My Mother’s Garden

Mom’s vegetable and flower gardens grow along the banks of the Allegheny River in Pennsylvania. For many years they drove me crazy. Why? She would just let anything that took root grow, amid her tomatoes a stray poppy would bloom, crooked rows because something was growing and she wanted to see what would sprout. Flowering weeds that even the neighbors tease her about, struggling for life among the lettuce.

“Let it grow, I want to see what comes up.” A common mantra when I wanted to tidy the gardens and pull what I thought didn’t belong.

Mom raised 6 kids in a time when Moms stayed home and Dads went to work. We lived on a street with similar families, the Jones family had 9 kids, the Connors 12, the Rutkowskies had a small family with just 3. A yellow brick house on a red brick street. Simple rules, be home when the street lights come on, look both ways when crossing the street, don’t litter, treat adults with respect, take care of your neighbors, don’t take what is not yours, rules enforced by all the Moms.

Visiting this summer I noticed the vegetable garden, too much for an 80 year old woman to tend, overgrown and abandoned, fertile soil still producing cherry tomatoes and spinach enjoyed by the deer and other small herbivores. Century old apple, black walnut and pear trees dropping fruit she rakes for the animals to enjoy. Her flower gardens envelope the house, miniature roses, day lilies and daisies, poppies and flowering weeds allowed to grow, their deaths rejuvenating the soil for the next generation.

It has taken 54 years of life to understand my Mother, she raised her children just as her gardens, each individual, sprouting among humanity, different from the rest. We were given the necessities of life, food, sun, water, love. At times maybe a stick to hold us upright, just long enough to grow straight and develop roots to stand tall. We were fertilized with basic education, values that put people above things, and a clear understanding that we had to stand on our own two feet.

“Let them grow, I want to see what comes up.”


11 responses to this post.

  1. Posted by Arleen Girotti on December 31, 2011 at 1:58 pm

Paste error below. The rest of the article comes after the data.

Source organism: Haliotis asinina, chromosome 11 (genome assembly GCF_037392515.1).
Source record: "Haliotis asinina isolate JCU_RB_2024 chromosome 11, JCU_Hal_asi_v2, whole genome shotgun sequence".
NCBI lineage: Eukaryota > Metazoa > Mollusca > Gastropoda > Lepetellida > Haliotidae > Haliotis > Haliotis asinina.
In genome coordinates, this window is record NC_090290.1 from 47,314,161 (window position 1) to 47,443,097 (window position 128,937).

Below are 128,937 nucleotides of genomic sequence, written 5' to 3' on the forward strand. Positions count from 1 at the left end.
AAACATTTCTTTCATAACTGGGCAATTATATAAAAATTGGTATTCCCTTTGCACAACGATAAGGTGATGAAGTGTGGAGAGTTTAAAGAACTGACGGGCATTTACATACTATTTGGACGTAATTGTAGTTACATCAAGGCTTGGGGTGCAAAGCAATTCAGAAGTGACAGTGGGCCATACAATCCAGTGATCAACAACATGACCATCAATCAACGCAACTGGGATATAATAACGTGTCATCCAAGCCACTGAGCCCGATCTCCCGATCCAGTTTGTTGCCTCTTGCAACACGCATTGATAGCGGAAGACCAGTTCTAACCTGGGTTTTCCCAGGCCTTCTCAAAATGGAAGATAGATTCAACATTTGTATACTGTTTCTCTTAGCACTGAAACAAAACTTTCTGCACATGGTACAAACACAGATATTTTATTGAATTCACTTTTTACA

Brought tears to my eyes-the coast is bringing out the best in you my sister -I love you !!


  2. Thanks Arleen, this story took me a long time to write, 54 years 🙂


  3. Posted by Gail Watson on December 31, 2011 at 2:38 pm

    Cathy, I loved what you wrote! It’s awesome. What a wonderful way to grow up. But it’s the way you wrote about it that’s the best. Thank you.


  4. Posted by kathy Pektas(inklovich) on December 31, 2011 at 4:19 pm

    Kathy, so well written and so well lived. I am so honorer to have been a part of all of your lives. Your father and mother have had good times around the fire. Moms apple pie weighing in at probably 10 pounds, was the best.
    I have recently called on two friends to wish them a happy holiday only to find that they had passed only a month or days of my calling. I remember the happiness all have given to my and Ray and Jer’s life. You are all such a part and Ray passed away on New Years day 2010. Let it grow and lets see what comes up is priceless. You have a heart and soul that conveys all of what we as humans desire…the frog on the rock, mom in the innertube, all of it. Moms garden will grow forever. thanks for ya all!


  5. Wow. Thank you, and Happy New Year for us all. 8^)


  6. Posted by Tom Walney on January 4, 2012 at 3:25 pm

    Hi Cathy,
    Hope you had a nice Christmas And New Years! I liked your new post a whole bunch. I also printed it out and sent it to your mom. She loved it and said you are a beautiful writer and that you should write a book! Get on it girl! Take care out there!!

    Your friend Tom


  7. Posted by Janet Barton on January 5, 2012 at 10:48 am



  8. I do not even know how I stopped up right here, however I thought this put up was once great. I don’t know who you are but definitely you’re going to a well-known blogger for those who are not already. Cheers!


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